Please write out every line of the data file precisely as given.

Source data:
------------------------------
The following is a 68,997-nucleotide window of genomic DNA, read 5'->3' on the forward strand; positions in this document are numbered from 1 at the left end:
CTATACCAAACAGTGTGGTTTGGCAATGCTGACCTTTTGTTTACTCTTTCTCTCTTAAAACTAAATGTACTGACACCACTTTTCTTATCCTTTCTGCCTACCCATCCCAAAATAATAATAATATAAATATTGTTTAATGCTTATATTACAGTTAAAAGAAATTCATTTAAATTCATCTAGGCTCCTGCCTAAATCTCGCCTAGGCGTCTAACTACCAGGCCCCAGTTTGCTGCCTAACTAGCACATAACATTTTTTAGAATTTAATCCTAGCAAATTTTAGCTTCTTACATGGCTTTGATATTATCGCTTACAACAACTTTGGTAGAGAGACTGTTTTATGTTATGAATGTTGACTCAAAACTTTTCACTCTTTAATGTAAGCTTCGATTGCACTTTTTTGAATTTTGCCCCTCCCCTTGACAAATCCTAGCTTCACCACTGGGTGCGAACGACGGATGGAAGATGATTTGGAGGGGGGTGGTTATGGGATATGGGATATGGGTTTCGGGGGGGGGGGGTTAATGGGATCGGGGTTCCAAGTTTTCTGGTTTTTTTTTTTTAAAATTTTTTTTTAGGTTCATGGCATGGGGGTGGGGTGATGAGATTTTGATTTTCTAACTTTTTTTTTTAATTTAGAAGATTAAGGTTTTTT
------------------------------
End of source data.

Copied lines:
The following is a 68,997-nucleotide window of genomic DNA, read 5'->3' on the forward strand; positions in this document are numbered from 1 at the left end:
CTATACCAAACAGTGTGGTTTGGCAATGCTGACCTTTTGTTTACTCTTTCTCTCTTAAAACTAAATGTACTGACACCACTTTTCTTATCCTTTCTGCCTACCCATCCCAAAATAATAATAATATAAATATTGTTTAATGCTTATATTACAGTTAAAAGAAATTCATTTAAATTCATCTAGGCTCCTGCCTAAATCTCGCCTAGGCGTCTAACTACCAGGCCCCAGTTTGCTGCCTAACTAGCACATAACATTTTTTAGAATTTAATCCTAGCAAATTTTAGCTTCTTACATGGCTTTGATATTATCGCTTACAACAACTTTGGTAGAGAGACTGTTTTATGTTATGAATGTTGACTCAAAACTTTTCACTCTTTAATGTAAGCTTCGATTGCACTTTTTTGAATTTTGCCCCTCCCCTTGACAAATCCTAGCTTCACCACTGGGTGCGAACGACGGATGGAAGATGATTTGGAGGGGGGTGGTTATGGGATATGGGATATGGGTTTCGGGGGGGGGGGGTTAATGGGATCGGGGTTCCAAGTTTTCTGGTTTTTTTTTTTTAAAATTTTTTTTTAGGTTCATGGCATGGGGGTGGGGTGATGAGATTTTGATTTTCTAACTTTTTTTTTTAATTTAGAAGATTAAGGTTTTTT